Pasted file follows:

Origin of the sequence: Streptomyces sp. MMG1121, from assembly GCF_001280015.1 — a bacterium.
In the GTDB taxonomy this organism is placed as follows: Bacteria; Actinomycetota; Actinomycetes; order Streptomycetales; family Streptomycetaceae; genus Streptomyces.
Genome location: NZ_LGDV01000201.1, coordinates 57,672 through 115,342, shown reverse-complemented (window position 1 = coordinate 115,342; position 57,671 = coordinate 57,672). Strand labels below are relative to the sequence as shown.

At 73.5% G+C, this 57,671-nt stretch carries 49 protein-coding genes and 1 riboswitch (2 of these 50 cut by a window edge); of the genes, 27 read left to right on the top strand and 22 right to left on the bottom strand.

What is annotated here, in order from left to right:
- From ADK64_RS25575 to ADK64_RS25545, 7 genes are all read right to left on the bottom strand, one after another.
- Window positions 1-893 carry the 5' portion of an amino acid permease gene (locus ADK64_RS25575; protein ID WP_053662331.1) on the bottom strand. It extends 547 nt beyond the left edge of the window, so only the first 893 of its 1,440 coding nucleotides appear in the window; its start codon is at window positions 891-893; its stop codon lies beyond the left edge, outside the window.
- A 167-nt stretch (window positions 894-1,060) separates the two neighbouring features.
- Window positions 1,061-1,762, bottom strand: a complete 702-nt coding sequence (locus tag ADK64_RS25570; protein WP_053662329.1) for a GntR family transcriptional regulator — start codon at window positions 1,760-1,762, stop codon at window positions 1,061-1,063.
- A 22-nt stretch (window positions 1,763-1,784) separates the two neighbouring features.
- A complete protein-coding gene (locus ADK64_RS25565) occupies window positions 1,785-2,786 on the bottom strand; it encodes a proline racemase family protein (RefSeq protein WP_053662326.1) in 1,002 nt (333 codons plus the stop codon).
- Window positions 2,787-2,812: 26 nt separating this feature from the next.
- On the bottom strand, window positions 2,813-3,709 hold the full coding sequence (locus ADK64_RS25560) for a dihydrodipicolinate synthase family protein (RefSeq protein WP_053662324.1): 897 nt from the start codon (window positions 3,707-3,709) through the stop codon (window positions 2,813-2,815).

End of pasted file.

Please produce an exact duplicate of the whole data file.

Origin of the sequence: Streptomyces sp. MMG1121, from assembly GCF_001280015.1 — a bacterium.
In the GTDB taxonomy this organism is placed as follows: Bacteria; Actinomycetota; Actinomycetes; order Streptomycetales; family Streptomycetaceae; genus Streptomyces.
Genome location: NZ_LGDV01000201.1, coordinates 57,672 through 115,342, shown reverse-complemented (window position 1 = coordinate 115,342; position 57,671 = coordinate 57,672). Strand labels below are relative to the sequence as shown.

At 73.5% G+C, this 57,671-nt stretch carries 49 protein-coding genes and 1 riboswitch (2 of these 50 cut by a window edge); of the genes, 27 read left to right on the top strand and 22 right to left on the bottom strand.

What is annotated here, in order from left to right:
- From ADK64_RS25575 to ADK64_RS25545, 7 genes are all read right to left on the bottom strand, one after another.
- Window positions 1-893 carry the 5' portion of an amino acid permease gene (locus ADK64_RS25575; protein ID WP_053662331.1) on the bottom strand. It extends 547 nt beyond the left edge of the window, so only the first 893 of its 1,440 coding nucleotides appear in the window; its start codon is at window positions 891-893; its stop codon lies beyond the left edge, outside the window.
- A 167-nt stretch (window positions 894-1,060) separates the two neighbouring features.
- Window positions 1,061-1,762, bottom strand: a complete 702-nt coding sequence (locus tag ADK64_RS25570; protein WP_053662329.1) for a GntR family transcriptional regulator — start codon at window positions 1,760-1,762, stop codon at window positions 1,061-1,063.
- A 22-nt stretch (window positions 1,763-1,784) separates the two neighbouring features.
- A complete protein-coding gene (locus ADK64_RS25565) occupies window positions 1,785-2,786 on the bottom strand; it encodes a proline racemase family protein (RefSeq protein WP_053662326.1) in 1,002 nt (333 codons plus the stop codon).
- Window positions 2,787-2,812: 26 nt separating this feature from the next.
- On the bottom strand, window positions 2,813-3,709 hold the full coding sequence (locus ADK64_RS25560) for a dihydrodipicolinate synthase family protein (RefSeq protein WP_053662324.1): 897 nt from the start codon (window positions 3,707-3,709) through the stop codon (window positions 2,813-2,815).